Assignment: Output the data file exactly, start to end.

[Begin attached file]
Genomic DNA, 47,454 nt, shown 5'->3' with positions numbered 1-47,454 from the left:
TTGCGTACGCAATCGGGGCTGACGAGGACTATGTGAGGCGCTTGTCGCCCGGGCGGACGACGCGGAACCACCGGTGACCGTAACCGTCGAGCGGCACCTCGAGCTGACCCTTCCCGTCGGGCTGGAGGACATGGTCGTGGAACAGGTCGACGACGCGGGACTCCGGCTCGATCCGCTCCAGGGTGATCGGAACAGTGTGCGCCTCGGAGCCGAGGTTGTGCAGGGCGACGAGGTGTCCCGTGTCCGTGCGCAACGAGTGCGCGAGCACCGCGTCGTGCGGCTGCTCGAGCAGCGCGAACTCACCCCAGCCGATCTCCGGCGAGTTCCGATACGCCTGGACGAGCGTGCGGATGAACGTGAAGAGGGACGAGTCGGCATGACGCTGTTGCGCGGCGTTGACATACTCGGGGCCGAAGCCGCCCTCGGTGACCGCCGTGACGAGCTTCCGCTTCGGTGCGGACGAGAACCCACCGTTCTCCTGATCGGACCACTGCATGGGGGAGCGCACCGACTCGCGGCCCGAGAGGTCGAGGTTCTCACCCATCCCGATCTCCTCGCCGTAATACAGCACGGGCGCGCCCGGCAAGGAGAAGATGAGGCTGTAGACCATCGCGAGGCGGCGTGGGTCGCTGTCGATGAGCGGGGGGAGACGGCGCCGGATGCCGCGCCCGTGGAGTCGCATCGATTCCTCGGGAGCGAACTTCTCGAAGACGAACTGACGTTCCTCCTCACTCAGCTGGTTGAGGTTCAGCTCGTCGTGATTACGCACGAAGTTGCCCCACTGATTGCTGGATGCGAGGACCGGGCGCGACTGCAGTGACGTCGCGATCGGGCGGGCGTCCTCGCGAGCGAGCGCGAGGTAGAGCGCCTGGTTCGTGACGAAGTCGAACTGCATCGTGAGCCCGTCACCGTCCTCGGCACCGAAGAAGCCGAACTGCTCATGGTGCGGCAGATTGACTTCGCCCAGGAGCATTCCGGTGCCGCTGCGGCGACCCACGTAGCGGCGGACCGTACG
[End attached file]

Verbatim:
Genomic DNA, 47,454 nt, shown 5'->3' with positions numbered 1-47,454 from the left:
TTGCGTACGCAATCGGGGCTGACGAGGACTATGTGAGGCGCTTGTCGCCCGGGCGGACGACGCGGAACCACCGGTGACCGTAACCGTCGAGCGGCACCTCGAGCTGACCCTTCCCGTCGGGCTGGAGGACATGGTCGTGGAACAGGTCGACGACGCGGGACTCCGGCTCGATCCGCTCCAGGGTGATCGGAACAGTGTGCGCCTCGGAGCCGAGGTTGTGCAGGGCGACGAGGTGTCCCGTGTCCGTGCGCAACGAGTGCGCGAGCACCGCGTCGTGCGGCTGCTCGAGCAGCGCGAACTCACCCCAGCCGATCTCCGGCGAGTTCCGATACGCCTGGACGAGCGTGCGGATGAACGTGAAGAGGGACGAGTCGGCATGACGCTGTTGCGCGGCGTTGACATACTCGGGGCCGAAGCCGCCCTCGGTGACCGCCGTGACGAGCTTCCGCTTCGGTGCGGACGAGAACCCACCGTTCTCCTGATCGGACCACTGCATGGGGGAGCGCACCGACTCGCGGCCCGAGAGGTCGAGGTTCTCACCCATCCCGATCTCCTCGCCGTAATACAGCACGGGCGCGCCCGGCAAGGAGAAGATGAGGCTGTAGACCATCGCGAGGCGGCGTGGGTCGCTGTCGATGAGCGGGGGGAGACGGCGCCGGATGCCGCGCCCGTGGAGTCGCATCGATTCCTCGGGAGCGAACTTCTCGAAGACGAACTGACGTTCCTCCTCACTCAGCTGGTTGAGGTTCAGCTCGTCGTGATTACGCACGAAGTTGCCCCACTGATTGCTGGATGCGAGGACCGGGCGCGACTGCAGTGACGTCGCGATCGGGCGGGCGTCCTCGCGAGCGAGCGCGAGGTAGAGCGCCTGGTTCGTGACGAAGTCGAACTGCATCGTGAGCCCGTCACCGTCCTCGGCACCGAAGAAGCCGAACTGCTCATGGTGCGGCAGATTGACTTCGCCCAGGAGCATTCCGGTGCCGCTGCGGCGACCCACGTAGCGGCGGACCGTACG